Two small disaster monitoring satellites, launched in 2008, have allowed China to more rapidly monitor natural disasters with greater range, said the National Commission for Disaster Reduction Tuesday. Since the two satellites were put into operation in November 2008, they have provided government agencies with disaster information three to six times faster than previously, said a statement from the commission office. In addition, the monitoring range has been expanded ten times beyond the previous range, the statement said.
The two satellites, the first of their kind launched by China, are equipped with optical, infrared and hyperspectral sensors. Over the past three years, they have been under stable operation, providing data for damage assessments to guide rescue and reconstruction work in more than 70 natural disasters, the statement said. They also monitored the situation of 15 disasters abroad, including the devastating Haiti earthquake in 2010, it said.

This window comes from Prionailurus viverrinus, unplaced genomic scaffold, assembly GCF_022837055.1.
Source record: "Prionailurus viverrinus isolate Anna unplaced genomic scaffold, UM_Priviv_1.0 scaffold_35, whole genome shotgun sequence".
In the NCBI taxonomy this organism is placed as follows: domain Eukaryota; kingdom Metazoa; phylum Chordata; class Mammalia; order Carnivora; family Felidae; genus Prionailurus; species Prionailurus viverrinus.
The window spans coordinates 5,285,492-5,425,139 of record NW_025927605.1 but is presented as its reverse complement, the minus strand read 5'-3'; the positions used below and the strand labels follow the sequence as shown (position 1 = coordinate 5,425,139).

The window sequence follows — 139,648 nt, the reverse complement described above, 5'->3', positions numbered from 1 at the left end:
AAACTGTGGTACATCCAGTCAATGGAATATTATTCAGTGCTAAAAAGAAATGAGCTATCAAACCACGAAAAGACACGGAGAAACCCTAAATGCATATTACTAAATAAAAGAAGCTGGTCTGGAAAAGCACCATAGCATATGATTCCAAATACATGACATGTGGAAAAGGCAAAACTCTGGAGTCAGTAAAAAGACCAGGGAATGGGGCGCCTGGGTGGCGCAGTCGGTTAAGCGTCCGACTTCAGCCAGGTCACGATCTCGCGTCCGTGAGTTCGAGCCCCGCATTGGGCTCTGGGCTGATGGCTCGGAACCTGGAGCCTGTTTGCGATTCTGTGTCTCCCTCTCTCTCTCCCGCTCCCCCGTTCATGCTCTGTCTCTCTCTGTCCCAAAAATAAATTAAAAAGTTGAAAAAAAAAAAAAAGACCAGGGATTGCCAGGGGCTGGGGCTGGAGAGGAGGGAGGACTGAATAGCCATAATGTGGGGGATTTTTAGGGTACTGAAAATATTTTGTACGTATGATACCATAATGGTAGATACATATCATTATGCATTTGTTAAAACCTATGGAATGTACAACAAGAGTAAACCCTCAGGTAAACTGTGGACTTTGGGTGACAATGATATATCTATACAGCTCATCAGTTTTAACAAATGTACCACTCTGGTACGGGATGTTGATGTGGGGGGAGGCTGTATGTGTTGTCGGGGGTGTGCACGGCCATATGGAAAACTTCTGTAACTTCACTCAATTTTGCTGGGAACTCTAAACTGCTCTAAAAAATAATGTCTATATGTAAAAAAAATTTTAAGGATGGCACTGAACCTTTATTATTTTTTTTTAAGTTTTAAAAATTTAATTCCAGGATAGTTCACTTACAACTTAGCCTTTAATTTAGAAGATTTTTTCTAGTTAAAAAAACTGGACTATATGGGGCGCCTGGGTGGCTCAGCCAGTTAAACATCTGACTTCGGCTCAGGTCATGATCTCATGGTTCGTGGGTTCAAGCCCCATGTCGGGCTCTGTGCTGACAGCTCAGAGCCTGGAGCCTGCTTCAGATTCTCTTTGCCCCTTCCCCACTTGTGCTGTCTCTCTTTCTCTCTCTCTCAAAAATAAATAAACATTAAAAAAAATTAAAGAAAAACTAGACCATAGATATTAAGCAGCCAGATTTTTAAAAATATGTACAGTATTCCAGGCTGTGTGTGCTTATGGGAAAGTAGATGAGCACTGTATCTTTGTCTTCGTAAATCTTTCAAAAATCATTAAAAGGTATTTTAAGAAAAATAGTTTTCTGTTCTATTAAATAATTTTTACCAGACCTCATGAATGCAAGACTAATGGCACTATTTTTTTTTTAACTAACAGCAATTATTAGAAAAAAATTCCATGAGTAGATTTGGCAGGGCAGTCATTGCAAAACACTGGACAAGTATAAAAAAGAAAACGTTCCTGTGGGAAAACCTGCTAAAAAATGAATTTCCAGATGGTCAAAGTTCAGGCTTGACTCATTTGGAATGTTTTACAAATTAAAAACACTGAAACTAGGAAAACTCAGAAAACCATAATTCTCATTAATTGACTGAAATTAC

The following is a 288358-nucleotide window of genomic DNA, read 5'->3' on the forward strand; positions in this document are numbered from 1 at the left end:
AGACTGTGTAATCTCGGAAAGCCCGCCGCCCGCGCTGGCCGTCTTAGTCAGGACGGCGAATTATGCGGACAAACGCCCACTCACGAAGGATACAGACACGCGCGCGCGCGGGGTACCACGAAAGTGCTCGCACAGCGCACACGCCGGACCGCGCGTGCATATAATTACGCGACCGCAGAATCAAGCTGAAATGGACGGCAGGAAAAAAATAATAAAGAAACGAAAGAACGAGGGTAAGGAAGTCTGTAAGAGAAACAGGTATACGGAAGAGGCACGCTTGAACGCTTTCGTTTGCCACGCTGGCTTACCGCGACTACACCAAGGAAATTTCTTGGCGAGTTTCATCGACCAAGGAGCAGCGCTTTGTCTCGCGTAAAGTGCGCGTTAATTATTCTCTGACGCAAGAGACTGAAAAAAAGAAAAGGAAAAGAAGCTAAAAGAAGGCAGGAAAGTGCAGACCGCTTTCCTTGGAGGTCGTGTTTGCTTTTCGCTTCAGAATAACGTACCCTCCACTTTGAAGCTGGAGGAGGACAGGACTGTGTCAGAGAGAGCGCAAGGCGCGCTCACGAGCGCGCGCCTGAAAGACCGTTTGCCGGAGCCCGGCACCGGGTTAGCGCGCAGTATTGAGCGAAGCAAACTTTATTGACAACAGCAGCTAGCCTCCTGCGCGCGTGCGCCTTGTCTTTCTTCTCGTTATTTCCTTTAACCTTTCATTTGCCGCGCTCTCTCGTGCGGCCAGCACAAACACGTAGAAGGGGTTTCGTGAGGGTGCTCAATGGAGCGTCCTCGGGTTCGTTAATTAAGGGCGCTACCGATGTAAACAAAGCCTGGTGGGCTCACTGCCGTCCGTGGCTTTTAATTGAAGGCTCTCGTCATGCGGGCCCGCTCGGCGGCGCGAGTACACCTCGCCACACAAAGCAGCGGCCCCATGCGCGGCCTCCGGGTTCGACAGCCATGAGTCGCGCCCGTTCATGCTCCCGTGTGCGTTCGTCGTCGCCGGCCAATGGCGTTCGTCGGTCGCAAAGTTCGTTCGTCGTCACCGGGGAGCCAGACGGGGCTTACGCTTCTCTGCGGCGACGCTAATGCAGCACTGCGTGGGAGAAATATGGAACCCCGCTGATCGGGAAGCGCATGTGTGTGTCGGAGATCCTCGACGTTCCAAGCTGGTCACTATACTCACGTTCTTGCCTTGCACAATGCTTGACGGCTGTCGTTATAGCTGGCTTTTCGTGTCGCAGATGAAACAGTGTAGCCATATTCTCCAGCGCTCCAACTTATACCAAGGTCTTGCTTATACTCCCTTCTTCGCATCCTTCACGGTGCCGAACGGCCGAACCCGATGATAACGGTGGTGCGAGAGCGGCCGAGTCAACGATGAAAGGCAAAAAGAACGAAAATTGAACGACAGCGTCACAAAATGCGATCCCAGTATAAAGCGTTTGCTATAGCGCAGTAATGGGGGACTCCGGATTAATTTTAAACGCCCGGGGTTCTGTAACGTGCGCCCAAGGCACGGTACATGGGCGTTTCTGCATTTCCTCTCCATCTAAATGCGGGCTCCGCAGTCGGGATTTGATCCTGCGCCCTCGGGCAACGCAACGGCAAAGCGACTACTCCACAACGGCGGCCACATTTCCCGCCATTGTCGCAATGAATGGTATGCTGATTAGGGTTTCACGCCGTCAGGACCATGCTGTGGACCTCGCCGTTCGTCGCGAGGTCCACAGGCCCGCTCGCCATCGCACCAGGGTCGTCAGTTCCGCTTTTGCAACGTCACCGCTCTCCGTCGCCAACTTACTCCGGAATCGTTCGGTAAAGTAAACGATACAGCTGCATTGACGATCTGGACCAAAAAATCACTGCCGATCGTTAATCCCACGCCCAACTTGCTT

Natural disasters left 204 people dead and 25 missing in China in July and inflicted direct economic losses of 43.59 billion yuan (6.82 billion U.S. dollars), according to a government report published earlier last month. Data from the two satellites have been broadly used in agricultural output assessment and fire prevention, the statement said. Small satellites are usually lighter than 1,000 kg, require smaller, cheaper launch vehicles, and can sometimes be launched in multiples.